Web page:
Our laboratory studies how synapses form between neurons in the cerebral cortex and how excitatory and inhibitory synaptic signals are integrated within cerebral cortical neurons.
The neural circuits that govern perception and behavior are composed of networks of neurons that communicate with one another via synapses. As our brains develop, the roughly 10-20 billion neurons that comprise the human cerebral cortex are presented with the enormous and complex task of forming trillions of synapses. To make matters more complicated, synapses must form specifically between appropriate neuronal partners to establish functional neural circuits. Understanding cortical synaptogenesis and circuit assembly is essential for understanding normal brain function.
Errors in circuit development are
increasingly being linked to development of diseases such as autism, mental retardation, anxiety disorders,
depression, epilepsy, and schizophrenia.
Understanding the causes of these diseases is of tremendous importance since
they affect a huge number of people. For example, autism affects one of every
160-600 children, while anxiety disorders and depression are estimated to
afflict over 20% and nearly 10% of the population, respectively. In order to
determine how circuit development is disrupted in such diseases, it is
necessary to understand the fundamental
molecular and cellular mechanisms of synapse formation.
Synaptogenesis is also important for repair after brain injury, integration of stem cell-derived neurons into neuronal networks, and treatment of disorders like Alzheimer's Disease in which synapse loss occurs prior to diagnosis.
Assembly of presynaptic terminals requires rapid, site-specific recruitment and stabilization of the proteins essential for localized, reliable neurotransmitter release. We have shown previously that synapse formation is restricted to specific sites along axons that are defined even prior to axo-dendritic contact. We are currently studying how presynaptic terminal assembly is coordinated during trafficking and recruitment of synaptic proteins to these predefined sites. We study synapse formation using live confocal imaging of fluorescently-tagged proteins and dyes.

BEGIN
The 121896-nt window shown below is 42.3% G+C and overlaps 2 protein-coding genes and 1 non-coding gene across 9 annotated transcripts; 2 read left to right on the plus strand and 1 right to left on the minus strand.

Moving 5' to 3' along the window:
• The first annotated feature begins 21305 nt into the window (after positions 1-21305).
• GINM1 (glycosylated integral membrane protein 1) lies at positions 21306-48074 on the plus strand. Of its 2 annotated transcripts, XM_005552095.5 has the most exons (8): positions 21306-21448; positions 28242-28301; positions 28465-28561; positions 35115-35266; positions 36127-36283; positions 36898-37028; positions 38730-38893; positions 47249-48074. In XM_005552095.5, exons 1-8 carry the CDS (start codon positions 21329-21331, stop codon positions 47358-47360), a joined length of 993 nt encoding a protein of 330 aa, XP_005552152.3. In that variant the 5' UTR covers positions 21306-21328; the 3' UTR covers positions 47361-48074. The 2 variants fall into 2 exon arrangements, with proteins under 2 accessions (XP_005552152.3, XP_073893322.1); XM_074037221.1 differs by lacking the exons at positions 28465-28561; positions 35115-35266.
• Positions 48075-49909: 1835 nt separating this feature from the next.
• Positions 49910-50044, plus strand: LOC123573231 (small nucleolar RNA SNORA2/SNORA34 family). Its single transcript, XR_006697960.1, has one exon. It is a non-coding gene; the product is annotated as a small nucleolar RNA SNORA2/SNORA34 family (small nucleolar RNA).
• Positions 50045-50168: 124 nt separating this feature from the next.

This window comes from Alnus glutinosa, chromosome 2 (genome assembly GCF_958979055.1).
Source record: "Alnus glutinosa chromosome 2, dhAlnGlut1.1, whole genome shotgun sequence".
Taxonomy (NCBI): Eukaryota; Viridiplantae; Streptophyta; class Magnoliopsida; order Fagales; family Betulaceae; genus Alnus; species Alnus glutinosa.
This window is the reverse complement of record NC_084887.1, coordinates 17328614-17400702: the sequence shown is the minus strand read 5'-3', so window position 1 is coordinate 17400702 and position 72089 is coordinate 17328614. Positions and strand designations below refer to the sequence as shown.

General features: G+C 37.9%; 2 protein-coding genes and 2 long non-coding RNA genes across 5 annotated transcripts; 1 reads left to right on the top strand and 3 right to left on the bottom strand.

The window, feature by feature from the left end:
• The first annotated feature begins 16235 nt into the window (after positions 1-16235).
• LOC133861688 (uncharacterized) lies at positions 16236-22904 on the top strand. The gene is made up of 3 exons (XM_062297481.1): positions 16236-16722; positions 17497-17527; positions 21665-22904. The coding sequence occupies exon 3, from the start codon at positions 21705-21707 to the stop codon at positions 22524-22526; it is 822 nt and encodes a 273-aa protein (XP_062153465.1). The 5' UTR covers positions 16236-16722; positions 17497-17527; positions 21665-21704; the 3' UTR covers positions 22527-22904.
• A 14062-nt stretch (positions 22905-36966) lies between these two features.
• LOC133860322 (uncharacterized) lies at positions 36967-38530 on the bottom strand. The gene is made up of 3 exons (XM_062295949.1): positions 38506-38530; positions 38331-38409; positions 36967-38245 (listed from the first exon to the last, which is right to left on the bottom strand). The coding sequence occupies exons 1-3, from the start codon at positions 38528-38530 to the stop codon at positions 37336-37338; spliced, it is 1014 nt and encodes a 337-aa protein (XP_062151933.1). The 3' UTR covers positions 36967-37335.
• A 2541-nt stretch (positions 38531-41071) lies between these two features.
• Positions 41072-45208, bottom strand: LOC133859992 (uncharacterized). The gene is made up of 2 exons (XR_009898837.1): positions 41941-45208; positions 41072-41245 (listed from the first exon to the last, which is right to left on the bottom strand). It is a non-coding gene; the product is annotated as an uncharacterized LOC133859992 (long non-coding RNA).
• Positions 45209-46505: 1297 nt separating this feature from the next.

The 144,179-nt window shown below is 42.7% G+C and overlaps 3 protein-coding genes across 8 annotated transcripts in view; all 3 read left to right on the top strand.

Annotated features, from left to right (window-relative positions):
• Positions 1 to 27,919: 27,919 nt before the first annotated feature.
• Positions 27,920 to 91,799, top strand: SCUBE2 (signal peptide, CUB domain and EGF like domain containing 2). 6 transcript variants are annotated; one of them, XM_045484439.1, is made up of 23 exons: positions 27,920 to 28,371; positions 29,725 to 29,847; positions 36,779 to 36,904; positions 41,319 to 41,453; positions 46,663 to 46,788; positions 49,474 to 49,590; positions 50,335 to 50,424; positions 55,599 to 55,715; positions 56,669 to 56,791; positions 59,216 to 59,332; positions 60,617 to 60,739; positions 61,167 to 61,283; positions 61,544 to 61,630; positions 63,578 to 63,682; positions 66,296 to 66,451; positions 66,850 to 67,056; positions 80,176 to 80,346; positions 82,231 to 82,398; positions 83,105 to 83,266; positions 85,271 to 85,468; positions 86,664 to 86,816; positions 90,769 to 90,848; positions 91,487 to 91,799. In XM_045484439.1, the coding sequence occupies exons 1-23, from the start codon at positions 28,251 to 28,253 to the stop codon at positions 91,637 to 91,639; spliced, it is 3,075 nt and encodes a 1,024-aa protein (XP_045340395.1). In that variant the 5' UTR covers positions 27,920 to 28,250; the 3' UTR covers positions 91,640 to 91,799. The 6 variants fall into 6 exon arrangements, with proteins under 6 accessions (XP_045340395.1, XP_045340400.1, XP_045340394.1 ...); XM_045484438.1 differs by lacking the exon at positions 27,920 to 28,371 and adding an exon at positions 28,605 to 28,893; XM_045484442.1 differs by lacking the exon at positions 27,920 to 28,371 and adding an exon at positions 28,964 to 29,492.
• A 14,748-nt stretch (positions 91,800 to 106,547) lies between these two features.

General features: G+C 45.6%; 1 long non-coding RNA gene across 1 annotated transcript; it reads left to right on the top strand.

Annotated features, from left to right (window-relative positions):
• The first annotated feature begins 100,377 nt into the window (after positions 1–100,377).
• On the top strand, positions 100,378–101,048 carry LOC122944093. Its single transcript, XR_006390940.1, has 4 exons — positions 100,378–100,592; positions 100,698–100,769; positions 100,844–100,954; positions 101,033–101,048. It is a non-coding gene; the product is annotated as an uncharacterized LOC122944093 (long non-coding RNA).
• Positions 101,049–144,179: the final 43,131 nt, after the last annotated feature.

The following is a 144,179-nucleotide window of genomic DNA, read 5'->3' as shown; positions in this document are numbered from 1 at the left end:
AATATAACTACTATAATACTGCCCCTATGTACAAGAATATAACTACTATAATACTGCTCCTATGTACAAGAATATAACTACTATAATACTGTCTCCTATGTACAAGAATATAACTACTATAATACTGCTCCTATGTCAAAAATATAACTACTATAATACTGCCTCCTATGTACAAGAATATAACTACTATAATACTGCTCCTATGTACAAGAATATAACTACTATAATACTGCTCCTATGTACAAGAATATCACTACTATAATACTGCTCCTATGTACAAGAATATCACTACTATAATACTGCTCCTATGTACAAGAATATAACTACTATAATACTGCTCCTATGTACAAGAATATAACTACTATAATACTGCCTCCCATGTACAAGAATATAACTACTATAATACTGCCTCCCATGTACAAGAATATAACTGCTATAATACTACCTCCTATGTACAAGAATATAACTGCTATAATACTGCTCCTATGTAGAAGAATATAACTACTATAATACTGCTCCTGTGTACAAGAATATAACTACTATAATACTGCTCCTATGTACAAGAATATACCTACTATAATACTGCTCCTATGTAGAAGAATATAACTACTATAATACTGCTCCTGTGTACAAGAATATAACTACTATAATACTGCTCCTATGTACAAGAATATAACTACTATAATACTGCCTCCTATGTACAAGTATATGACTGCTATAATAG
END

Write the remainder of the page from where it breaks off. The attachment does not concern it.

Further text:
Another project in the lab is to determine the role of glutamate and presynaptic NMDA receptors during early stages of synapse formation. Glutamate is released from neocortical neurons prior to synapse formation, but how this released glutamate contributes to synapse formation is not yet clear. Similarly, many developing neocortical pyramidal neurons express presynaptic NMDA receptors, but their function during synapse development has not been studied.
A third project in the lab is to identify molecules that control synapse assembly. Recent work from several labs has identified genes that control synapse formation in invertebrate model systems. We are testing whether these same molecular mechanisms control synaptogenesis in mammalian cerebral cortical neurons.
During development, specificity of neural circuitry is established by forming the right kind and number of synapses with the right synaptic partners. Each neuron receives both excitatory and inhibitory synaptic inputs, targeted to specific subcellular domains. These excitatory and inhibitory synapses comprise both feed-forward and feed-back circuits. Activation of different groups of these synapses can affect neuronal function differently. However, we are only beginning to understand how different groups of synapses are integrated by a neuron to define its functional properties within its circuits.
project in the lab that is currently underway is to define how excitatory and
inhibitory synapses that come from different sources (e.g. feed-forward with
common inputs vs. feed-forward with uncommon inputs vs. feed-back) are
integrated in a neuron to determine its firing properties. To do this, we are
using a computer-based dynamic clamp system and patch clamp electrophysiology
to simulate different combinations of synaptic inputs.
Understanding how excitatory and inhibitory synapses
are integrated and the extent to which the properties of this integration
depend on the source of the synapse is important for a several reasons. It is
necessary for understanding normal brain function. It is also important for
understanding how altered synapse formation affects functional neuronal
circuitry (e.g. how does having more synapses from different synaptic partners
compare with having more synapses from the same partner?). Finally, it has been
suggested that an imbalance of excitation to inhibition can cause diseases such
as autism spectrum disorders and epilepsy but how an imbalance of excitation
and inhibition affects neuronal function remains unclear.